A 23-minute Movie
of Mystery and Romance
by budding iMovie Mogul Michael Mus
Starring: Michael, Juanita, Pam and Ken.
Eddy, Click on the little arrow below the picture above to start the ‘Movie’.
Today, even after fifty years of neglect, with many decaying edifices, broken footpaths, and whirring generators to combat frequent power failures, there’s no mistaking the remaining strong British influences mixed with sidewalk vendors and food stalls at every turn in old Rangoon.
Myanmar is slowly opening from its recent sad past. The people are very welcoming, and so much of the country is still unspoiled by mass tourism.
In Yangon, we visit the Schwedagon Pagoda to watch the sun set and to see the sixty tons of glistening pure gold covering the ‘bell’ of the main stupa change colour. And then in Mandalay,
It’s not too much of a burden sitting on the top deck of the Orient Express ‘Road to Mandalay’ cruiser in the open-air, taking of the breakfast buffet, and looking out over the river to the pagodas atop 37 hilltops.
At 3,000 feet In Nyaungshwe, the jetty-town for Inle Lake, where it is so much cooler than sweltering Yangon, we experience the one-in-five day local markets, where the colourfully dressed local hill tribes come to buy and sell their vegetables, flowers, bamboo and tobacco. In other places, it’s the workshops that appeal and difficult to get Pam and Juanita away from the jewellery and lacquer ware.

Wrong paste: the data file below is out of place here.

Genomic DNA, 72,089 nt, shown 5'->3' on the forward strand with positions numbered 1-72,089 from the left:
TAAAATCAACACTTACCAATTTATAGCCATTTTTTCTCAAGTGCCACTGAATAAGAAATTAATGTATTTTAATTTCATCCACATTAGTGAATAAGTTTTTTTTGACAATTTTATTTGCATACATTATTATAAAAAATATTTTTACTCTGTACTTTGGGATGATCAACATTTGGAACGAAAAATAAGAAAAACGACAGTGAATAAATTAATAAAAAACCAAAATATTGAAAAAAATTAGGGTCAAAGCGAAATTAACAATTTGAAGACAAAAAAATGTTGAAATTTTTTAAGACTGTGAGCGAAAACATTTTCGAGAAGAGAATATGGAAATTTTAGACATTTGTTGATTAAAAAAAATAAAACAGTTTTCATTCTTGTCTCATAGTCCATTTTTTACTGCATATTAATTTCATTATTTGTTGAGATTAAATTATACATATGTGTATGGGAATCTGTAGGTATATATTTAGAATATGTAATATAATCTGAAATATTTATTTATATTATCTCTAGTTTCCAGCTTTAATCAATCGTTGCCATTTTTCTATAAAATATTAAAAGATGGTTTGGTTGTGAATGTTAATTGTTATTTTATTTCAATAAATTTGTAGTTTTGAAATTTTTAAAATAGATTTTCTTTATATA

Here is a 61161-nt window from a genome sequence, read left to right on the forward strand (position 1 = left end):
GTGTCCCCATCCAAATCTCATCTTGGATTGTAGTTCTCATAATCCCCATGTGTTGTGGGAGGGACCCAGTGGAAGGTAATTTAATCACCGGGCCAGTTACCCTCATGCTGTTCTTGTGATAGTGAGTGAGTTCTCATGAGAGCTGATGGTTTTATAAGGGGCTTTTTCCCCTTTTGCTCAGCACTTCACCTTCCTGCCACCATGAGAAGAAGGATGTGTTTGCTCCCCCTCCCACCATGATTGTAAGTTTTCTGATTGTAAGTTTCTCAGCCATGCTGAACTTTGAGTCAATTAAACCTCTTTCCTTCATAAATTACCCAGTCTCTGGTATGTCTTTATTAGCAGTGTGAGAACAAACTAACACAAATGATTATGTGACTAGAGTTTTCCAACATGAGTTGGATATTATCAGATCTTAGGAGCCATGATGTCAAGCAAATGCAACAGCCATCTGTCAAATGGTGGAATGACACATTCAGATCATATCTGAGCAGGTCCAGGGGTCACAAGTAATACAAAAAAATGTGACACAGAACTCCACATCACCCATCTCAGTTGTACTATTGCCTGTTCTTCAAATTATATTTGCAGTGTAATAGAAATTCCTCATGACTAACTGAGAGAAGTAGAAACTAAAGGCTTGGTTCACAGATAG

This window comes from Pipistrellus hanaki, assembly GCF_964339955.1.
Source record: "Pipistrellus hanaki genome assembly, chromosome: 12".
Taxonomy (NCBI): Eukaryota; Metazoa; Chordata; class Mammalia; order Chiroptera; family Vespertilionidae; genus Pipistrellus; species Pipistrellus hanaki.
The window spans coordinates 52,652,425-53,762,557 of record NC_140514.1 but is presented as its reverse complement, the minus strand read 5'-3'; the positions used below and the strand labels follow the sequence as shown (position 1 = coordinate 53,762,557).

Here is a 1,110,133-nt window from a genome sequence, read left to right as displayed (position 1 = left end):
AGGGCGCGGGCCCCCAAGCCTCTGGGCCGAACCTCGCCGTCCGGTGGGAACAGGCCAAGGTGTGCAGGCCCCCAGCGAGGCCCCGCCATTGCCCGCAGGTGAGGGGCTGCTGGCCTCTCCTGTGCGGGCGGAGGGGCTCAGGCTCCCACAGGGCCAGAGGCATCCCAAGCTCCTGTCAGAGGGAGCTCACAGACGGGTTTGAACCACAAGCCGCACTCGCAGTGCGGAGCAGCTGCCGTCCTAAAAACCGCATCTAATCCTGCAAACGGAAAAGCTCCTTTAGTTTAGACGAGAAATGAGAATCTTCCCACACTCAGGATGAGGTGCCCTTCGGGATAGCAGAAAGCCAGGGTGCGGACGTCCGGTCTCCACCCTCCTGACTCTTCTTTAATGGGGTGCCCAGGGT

Inle Lake is famous for its unique leg rowers, conical fishing, and lotus fibre weaving. We observe all these and so much more as we come and go, travelling 85 kilometres sitting on cushions in wooden armchairs in our longboat over three days. The first day turns out to be long, but totally engrossing. We go up a river to a little-visited complex of old pagodas on top of the hill; it’s only when I can barely lift my nip of scotch before dinner that night that I realise how exhausting! But wonderful!
Greenery grows out from ornate stucco carvings of spirits and legendary animals. Heads have been taken from most of the Buddhas inside. A little further on, our guide leads us away from the columns lining the covered stairway and along a dirt pathway up the hillside. He wants us to walk among and appreciate the hundreds of weatherworn stupas from the 17th and 18th centuries.
I’ve always carried an image of people walking over a long bridge seemingly on tall stilts above the water as stereotypical of Burma. I’m about to be surprised. The sun is fast falling towards the horizon as we approach Mandalay. Little do I expect to be walking out on that old bridge, made of teak from the Royal Palace in the 19th century, before rowing out into the lake to the watch the sunset beyond. Magical!
THE “ROAD TO MANDALAY”:
There’s a lot to be said for seeing the countryside from the comfort of a cruise vessel. The ‘Road to Mandalay’ of Orient Express is no exception of course. We use the vessel as our hotel and base at both ends. We are totally spoiled in upgraded ‘state rooms’ with large picture windows allowing us not to miss a moment of life along the banks or the many different craft passing us along the mighty Irrawaddy.
Up before dawn, we drive over dusty roads in an rickety old wooden bus that’s been built on the chassis of an old World War II Chevrolet Jeep to watch the sun rise over the pagodas, aloft in a hot-air balloon. I can still hear the whoosh and lick of flame as the British pilot turns on the burners. We float for nearly an hour taking in the surreal landscape and at times coming low enough to look inside a ruin and see a statue of Buddha.